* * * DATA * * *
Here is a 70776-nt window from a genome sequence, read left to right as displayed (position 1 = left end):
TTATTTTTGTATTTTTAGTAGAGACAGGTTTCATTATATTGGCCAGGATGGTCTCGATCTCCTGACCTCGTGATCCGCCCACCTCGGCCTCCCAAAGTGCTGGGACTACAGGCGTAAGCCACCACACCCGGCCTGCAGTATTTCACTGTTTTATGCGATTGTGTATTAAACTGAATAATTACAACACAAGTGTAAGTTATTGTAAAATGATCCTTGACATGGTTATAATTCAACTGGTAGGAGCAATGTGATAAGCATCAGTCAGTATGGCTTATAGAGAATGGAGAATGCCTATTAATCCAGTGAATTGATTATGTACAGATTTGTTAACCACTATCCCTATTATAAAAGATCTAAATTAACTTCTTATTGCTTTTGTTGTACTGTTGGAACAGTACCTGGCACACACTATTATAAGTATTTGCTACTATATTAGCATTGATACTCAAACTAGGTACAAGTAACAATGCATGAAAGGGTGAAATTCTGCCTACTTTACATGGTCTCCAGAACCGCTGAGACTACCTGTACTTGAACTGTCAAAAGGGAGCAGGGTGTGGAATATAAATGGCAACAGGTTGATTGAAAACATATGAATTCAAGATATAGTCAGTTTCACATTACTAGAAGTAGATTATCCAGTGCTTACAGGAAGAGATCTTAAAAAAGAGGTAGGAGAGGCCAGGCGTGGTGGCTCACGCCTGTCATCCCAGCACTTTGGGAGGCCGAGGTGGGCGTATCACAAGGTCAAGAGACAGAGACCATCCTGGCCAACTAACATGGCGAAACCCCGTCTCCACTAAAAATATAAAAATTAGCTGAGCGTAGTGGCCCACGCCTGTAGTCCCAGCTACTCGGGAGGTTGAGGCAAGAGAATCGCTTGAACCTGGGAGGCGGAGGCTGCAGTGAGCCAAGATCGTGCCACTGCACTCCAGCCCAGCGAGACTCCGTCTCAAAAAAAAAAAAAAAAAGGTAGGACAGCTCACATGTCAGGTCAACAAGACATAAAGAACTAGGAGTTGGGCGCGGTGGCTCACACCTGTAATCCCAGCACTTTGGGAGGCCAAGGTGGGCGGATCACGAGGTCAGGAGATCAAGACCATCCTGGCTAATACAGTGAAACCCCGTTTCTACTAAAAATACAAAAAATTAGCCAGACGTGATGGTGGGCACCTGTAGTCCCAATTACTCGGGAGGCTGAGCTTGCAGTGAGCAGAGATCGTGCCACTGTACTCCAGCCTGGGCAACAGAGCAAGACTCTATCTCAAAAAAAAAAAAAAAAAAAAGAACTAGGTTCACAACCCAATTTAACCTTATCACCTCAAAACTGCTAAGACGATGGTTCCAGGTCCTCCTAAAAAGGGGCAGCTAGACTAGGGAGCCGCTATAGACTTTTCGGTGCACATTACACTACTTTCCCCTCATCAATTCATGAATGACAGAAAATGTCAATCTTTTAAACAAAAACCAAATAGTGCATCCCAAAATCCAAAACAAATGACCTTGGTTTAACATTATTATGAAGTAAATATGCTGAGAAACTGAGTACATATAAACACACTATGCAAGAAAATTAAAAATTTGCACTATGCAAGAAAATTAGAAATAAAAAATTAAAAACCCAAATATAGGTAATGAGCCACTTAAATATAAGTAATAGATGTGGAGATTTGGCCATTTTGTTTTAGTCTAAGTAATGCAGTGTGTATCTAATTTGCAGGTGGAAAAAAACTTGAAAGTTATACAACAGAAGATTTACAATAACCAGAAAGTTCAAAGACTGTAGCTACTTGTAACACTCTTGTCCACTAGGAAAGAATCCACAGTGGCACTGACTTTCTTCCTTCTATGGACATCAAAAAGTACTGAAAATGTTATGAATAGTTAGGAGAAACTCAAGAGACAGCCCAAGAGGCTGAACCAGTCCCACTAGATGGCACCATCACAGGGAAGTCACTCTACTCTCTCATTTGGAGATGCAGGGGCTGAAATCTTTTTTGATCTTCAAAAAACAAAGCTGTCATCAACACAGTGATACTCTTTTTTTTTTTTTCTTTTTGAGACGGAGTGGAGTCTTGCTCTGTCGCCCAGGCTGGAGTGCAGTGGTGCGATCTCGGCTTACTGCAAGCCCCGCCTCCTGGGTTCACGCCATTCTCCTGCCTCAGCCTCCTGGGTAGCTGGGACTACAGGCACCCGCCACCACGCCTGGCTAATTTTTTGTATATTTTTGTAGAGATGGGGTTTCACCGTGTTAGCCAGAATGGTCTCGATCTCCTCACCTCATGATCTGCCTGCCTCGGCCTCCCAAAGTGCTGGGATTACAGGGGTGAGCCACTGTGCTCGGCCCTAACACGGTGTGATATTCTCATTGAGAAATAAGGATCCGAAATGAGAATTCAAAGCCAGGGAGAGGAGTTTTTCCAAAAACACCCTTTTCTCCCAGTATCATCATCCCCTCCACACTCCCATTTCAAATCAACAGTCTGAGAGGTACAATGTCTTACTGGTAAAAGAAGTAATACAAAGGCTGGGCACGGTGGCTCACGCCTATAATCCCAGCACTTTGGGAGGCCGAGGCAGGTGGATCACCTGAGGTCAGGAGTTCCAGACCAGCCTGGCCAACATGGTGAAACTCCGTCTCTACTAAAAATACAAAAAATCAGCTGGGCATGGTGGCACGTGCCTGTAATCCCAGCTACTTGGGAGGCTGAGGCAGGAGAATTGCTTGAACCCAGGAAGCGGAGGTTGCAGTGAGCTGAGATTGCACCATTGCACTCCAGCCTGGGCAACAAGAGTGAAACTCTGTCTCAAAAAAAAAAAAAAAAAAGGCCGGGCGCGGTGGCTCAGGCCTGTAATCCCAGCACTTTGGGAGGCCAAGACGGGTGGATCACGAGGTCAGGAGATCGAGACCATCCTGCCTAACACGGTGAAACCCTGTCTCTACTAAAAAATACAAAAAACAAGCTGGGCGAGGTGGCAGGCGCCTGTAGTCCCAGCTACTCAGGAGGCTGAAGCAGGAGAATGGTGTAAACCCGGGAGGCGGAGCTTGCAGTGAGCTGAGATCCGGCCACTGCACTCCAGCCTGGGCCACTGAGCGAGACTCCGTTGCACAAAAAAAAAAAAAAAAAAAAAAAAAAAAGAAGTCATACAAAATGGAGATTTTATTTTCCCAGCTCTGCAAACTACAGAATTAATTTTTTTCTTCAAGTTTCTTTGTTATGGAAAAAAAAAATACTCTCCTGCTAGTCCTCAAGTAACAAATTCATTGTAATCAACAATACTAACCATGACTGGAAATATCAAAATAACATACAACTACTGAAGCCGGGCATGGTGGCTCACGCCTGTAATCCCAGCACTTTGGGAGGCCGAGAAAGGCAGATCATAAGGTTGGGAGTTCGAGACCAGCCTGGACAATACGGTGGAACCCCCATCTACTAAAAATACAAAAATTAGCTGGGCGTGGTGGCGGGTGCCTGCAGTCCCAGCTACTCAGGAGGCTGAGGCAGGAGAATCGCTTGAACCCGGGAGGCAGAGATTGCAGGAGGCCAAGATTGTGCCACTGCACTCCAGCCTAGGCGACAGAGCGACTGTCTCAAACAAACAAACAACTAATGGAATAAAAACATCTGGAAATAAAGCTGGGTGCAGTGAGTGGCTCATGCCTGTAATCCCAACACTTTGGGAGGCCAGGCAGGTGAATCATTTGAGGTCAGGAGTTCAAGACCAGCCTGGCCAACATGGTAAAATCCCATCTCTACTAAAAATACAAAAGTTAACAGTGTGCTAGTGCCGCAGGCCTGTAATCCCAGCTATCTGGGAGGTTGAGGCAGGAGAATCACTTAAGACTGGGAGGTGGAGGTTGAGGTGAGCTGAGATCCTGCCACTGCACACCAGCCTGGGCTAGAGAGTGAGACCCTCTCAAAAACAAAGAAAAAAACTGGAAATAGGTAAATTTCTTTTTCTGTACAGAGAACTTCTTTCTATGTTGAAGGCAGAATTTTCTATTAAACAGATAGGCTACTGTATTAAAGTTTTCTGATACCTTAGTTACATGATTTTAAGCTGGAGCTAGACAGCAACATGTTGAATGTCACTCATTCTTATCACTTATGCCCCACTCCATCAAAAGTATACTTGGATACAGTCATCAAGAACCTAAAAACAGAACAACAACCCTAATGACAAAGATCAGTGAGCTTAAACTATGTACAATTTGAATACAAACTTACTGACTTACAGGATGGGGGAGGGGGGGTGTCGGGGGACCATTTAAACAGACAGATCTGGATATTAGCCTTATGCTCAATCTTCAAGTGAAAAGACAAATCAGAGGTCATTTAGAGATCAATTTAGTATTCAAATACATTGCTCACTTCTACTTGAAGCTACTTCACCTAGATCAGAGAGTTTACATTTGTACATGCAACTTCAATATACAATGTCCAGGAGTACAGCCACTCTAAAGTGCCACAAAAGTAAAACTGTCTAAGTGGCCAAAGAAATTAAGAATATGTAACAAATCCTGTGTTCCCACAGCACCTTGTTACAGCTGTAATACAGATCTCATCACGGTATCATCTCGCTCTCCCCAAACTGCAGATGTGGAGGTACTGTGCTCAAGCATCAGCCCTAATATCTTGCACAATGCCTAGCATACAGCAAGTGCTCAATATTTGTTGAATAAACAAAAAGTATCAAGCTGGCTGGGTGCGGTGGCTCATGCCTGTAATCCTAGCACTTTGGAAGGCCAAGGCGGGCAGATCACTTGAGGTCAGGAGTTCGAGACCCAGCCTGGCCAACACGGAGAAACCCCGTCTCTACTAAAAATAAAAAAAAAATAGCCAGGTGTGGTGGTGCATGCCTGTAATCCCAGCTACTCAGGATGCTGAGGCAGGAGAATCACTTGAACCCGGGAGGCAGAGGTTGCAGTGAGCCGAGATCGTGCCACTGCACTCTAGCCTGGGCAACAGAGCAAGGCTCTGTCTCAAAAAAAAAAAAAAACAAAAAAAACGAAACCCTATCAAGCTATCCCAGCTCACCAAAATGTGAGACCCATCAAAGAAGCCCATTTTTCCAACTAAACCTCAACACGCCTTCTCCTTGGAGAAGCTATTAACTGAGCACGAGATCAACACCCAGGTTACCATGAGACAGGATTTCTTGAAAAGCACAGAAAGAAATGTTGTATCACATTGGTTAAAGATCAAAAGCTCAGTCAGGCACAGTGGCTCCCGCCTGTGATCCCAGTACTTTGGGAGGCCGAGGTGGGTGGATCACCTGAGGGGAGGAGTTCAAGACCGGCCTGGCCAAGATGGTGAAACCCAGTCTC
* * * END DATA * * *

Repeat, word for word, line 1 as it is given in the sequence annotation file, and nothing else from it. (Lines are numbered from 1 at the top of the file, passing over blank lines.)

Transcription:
Here is a 70776-nt window from a genome sequence, read left to right as displayed (position 1 = left end):